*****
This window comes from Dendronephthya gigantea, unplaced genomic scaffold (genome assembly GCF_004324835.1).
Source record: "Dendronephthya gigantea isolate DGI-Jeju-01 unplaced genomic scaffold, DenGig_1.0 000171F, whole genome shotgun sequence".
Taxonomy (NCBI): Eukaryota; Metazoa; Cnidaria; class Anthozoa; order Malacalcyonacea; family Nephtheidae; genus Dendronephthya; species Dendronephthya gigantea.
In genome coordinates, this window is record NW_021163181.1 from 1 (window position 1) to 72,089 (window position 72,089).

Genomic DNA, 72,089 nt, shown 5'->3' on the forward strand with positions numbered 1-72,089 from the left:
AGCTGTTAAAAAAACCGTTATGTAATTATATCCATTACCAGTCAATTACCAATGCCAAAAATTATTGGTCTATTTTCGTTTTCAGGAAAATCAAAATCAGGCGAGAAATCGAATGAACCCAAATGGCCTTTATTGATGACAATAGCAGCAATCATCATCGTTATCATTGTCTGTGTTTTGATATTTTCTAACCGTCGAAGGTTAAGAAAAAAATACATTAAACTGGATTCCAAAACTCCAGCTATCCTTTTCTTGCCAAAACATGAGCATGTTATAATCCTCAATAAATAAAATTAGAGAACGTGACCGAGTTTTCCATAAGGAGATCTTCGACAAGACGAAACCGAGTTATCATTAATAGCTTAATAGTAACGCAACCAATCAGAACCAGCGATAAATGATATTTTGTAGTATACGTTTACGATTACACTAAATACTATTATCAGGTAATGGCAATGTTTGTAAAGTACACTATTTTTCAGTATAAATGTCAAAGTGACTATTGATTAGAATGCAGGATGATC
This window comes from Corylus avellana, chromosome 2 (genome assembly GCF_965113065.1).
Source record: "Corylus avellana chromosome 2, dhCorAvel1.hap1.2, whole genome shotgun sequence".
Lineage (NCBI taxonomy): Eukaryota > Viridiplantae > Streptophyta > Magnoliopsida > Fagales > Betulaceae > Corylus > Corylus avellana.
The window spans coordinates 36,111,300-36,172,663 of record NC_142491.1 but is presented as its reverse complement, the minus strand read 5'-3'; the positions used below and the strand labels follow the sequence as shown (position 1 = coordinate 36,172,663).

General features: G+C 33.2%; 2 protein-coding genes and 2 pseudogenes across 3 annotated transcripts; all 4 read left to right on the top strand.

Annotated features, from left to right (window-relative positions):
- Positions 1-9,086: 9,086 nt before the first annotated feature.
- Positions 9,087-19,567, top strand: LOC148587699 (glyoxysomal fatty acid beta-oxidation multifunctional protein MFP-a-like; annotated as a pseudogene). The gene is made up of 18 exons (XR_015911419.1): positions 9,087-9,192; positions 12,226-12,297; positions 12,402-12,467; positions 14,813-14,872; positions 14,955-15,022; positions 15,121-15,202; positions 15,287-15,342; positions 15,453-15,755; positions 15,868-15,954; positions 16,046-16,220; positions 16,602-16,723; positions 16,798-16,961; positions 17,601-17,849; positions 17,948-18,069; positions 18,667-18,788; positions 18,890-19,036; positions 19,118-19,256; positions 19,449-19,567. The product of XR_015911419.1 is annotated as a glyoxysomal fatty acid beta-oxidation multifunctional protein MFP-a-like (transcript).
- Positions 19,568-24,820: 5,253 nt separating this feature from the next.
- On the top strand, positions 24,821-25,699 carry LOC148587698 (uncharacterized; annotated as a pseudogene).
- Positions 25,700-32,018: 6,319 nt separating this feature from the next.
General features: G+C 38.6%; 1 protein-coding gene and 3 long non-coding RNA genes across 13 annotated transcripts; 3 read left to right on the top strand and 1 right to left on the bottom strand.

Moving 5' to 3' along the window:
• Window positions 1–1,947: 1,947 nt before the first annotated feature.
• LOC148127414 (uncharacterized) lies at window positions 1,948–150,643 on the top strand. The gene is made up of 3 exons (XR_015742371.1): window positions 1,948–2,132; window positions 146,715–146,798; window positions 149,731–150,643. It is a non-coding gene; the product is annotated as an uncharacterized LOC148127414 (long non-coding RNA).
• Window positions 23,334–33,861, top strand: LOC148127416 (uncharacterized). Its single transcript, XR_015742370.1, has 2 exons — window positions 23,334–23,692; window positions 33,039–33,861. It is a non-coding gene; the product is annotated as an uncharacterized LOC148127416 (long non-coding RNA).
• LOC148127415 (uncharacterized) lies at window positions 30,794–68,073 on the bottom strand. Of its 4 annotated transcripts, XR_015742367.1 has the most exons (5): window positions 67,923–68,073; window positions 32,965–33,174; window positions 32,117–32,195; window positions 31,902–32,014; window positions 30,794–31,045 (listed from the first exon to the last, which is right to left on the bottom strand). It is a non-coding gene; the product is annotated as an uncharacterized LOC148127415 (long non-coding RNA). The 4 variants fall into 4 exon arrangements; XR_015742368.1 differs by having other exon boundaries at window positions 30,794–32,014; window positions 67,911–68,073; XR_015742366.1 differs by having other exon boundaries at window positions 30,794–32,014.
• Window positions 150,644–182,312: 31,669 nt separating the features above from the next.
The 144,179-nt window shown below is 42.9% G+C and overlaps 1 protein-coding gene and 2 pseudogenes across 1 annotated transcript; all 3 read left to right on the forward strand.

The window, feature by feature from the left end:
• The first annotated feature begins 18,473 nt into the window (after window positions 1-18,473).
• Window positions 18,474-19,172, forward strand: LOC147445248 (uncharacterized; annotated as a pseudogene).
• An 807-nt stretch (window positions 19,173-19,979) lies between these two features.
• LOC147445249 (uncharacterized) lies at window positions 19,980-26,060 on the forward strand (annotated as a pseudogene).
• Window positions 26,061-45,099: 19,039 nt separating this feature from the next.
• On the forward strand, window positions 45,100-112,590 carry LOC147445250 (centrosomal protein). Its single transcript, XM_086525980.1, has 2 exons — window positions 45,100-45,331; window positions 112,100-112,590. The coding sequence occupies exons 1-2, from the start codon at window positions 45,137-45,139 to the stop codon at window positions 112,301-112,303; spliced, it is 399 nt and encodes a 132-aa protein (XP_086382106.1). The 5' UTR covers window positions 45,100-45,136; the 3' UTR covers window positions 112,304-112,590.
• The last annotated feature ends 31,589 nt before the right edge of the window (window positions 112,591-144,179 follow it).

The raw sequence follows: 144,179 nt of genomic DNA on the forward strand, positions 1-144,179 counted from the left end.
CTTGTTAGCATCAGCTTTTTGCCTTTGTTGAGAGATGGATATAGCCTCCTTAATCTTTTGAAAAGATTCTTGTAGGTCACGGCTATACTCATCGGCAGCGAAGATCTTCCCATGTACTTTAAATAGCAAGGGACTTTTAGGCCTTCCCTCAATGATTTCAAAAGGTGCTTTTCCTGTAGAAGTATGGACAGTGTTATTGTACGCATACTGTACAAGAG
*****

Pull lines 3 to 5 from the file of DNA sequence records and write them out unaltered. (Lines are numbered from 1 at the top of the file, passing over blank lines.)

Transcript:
Taxonomy (NCBI): Eukaryota; Metazoa; Cnidaria; class Anthozoa; order Malacalcyonacea; family Nephtheidae; genus Dendronephthya; species Dendronephthya gigantea.
In genome coordinates, this window is record NW_021163181.1 from 1 (window position 1) to 72,089 (window position 72,089).

Genomic DNA, 72,089 nt, shown 5'->3' on the forward strand with positions numbered 1-72,089 from the left: